Michigan Governor Rick Snyder (R) signed controversial
right-to-work legislation Tuesday -- but the battle is not over yet
in what heretofore had been considered one of the country's most
Opponents of the law have 90 days after the legislature adjourns
to try and gather enough support to put the issue on the ballot in
2014. Until then, however, Michigan is the 24th right-to-work
state, and only the second state of its kind in the area known as
the "Rust Belt." Indiana became a right to work state in February
of this year.
James Sherk, senior policy analyst in labor economics for The Heritage
Foundation, says the fact that Michigan is now in the group is
"Michigan is one of the states with the longest history of the
labor movement," he tells OneNewsNow, "and to see them passing a
bill giving workers the choice of whether they want to belong to a
union is stunning."
People for and against right-to-work legislation turned out in
droves at the Capitol in Lansing leading up the vote, as did police
outfitted in riot gear. Supporters say the legislation will help
bring in more industry and create jobs. Critics, however, argue the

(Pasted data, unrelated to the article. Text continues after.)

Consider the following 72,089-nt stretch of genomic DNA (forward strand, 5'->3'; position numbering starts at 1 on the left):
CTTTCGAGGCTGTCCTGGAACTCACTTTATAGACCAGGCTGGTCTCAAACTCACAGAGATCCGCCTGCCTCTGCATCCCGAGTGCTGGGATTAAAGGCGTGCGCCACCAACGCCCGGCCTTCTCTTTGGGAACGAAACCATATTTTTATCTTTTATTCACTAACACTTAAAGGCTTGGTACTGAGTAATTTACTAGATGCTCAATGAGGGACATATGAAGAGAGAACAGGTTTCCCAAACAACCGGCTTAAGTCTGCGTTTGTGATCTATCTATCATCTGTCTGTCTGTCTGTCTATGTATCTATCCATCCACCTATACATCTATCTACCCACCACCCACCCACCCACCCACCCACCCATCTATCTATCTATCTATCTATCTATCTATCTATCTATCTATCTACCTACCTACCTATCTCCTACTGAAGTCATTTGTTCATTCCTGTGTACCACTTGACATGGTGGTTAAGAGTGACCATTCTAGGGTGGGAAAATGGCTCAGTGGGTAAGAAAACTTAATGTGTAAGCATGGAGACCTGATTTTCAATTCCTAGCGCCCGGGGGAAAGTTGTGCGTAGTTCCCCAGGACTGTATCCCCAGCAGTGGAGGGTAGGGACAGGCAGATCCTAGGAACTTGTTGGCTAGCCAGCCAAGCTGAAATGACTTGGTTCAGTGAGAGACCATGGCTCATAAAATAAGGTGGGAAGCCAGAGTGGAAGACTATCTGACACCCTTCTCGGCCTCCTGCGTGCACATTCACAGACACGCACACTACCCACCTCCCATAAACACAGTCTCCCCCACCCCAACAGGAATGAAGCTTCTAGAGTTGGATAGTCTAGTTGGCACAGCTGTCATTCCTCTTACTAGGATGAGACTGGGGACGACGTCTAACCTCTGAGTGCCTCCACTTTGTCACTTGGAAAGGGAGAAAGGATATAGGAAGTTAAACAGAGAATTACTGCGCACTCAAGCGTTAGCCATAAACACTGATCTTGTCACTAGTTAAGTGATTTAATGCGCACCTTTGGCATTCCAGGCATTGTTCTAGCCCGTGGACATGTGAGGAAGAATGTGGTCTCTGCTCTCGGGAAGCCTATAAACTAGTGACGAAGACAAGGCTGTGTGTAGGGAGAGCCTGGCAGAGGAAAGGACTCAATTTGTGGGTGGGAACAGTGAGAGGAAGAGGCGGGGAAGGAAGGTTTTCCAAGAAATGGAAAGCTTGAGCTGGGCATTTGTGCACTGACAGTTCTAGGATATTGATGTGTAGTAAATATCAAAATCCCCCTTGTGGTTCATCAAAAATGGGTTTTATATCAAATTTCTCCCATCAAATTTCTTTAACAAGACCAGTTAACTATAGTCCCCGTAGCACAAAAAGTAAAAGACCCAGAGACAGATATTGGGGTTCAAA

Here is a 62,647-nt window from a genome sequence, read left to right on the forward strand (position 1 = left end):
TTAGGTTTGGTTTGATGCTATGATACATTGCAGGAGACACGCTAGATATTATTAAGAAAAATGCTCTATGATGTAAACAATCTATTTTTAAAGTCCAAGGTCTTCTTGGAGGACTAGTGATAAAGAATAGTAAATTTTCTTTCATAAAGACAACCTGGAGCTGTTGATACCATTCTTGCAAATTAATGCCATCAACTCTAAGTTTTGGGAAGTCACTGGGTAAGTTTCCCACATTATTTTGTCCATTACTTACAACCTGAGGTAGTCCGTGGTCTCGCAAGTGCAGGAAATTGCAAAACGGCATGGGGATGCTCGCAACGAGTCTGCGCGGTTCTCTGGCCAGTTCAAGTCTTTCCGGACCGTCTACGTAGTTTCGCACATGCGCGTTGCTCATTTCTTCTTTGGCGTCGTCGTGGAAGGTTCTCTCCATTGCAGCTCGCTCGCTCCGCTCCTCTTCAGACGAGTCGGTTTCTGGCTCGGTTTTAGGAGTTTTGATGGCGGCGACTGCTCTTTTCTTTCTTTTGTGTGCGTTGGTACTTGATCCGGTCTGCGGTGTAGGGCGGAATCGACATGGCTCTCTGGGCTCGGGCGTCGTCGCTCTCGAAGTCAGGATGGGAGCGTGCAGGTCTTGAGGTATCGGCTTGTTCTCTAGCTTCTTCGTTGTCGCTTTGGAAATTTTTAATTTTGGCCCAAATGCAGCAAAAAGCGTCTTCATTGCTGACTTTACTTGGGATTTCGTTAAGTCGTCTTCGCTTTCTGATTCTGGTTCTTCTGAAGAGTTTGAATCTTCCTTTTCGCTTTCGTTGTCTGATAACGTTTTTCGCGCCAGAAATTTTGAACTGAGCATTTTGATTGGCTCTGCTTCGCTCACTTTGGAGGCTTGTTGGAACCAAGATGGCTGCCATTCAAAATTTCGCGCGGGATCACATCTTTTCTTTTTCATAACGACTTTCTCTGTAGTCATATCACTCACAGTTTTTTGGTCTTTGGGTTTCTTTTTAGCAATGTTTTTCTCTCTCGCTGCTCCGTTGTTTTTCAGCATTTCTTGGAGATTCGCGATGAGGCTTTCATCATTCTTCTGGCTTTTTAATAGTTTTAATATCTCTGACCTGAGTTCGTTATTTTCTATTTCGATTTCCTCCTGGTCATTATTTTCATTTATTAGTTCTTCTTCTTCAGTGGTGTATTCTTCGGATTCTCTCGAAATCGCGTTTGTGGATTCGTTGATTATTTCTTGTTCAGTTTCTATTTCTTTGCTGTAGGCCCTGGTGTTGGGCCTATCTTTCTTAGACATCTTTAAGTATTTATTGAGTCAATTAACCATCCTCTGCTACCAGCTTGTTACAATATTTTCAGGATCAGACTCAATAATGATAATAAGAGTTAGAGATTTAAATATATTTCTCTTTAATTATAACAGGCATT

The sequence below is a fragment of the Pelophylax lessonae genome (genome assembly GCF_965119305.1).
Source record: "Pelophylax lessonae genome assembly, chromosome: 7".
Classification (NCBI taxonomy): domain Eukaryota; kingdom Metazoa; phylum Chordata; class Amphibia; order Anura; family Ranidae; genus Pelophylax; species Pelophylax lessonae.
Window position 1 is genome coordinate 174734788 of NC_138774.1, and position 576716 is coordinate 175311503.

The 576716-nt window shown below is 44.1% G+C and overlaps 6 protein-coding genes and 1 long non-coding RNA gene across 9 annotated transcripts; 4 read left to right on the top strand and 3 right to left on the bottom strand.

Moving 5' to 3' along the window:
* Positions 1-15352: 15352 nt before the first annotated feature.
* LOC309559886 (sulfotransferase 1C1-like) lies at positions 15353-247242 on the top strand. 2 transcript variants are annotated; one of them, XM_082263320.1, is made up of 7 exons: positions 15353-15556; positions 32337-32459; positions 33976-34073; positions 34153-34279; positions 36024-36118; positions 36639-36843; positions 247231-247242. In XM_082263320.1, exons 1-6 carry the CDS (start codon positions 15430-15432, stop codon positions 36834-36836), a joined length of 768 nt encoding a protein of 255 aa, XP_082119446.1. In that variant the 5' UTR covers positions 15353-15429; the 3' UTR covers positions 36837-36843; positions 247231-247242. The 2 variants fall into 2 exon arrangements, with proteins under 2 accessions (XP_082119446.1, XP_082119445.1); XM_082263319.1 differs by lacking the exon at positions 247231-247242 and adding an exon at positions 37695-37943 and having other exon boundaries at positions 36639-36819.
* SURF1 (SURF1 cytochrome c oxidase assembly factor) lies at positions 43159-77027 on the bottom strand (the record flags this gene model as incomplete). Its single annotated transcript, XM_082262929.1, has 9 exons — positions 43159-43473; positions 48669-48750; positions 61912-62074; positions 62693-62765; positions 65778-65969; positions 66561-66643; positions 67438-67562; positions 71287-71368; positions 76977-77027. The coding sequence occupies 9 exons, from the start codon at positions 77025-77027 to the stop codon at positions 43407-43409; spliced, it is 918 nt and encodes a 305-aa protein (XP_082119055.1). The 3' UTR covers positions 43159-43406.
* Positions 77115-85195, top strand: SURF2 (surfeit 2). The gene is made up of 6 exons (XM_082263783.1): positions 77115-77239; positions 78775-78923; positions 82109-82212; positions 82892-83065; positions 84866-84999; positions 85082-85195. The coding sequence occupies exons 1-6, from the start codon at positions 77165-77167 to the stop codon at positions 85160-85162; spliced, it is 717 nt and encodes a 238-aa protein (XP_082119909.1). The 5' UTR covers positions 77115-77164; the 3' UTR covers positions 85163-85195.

objective of right-to-work is to weaken organized labor.
Speaking Monday to factory workers in Michigan, President Barack
Obama criticized the idea, telling them their state should not be
"taking away your rights to bargain for better wages and working
conditions." Sherk says Michigan's right-to-work law does no such
"Right-to-work does not affect collective bargaining in any way,
except for making it impossible for unions to negotiate contracts
that force workers to pay union dues," he explains. "Everything
else -- wages, terms and conditions of employment, benefits,
everything else -- continues with collective bargaining as
this month, Vincent Vernuccio of the Michigan-based Mackinac
Center for Public Policy told OneNewsNow that "right-to-work has
been right for Michigan for a long time."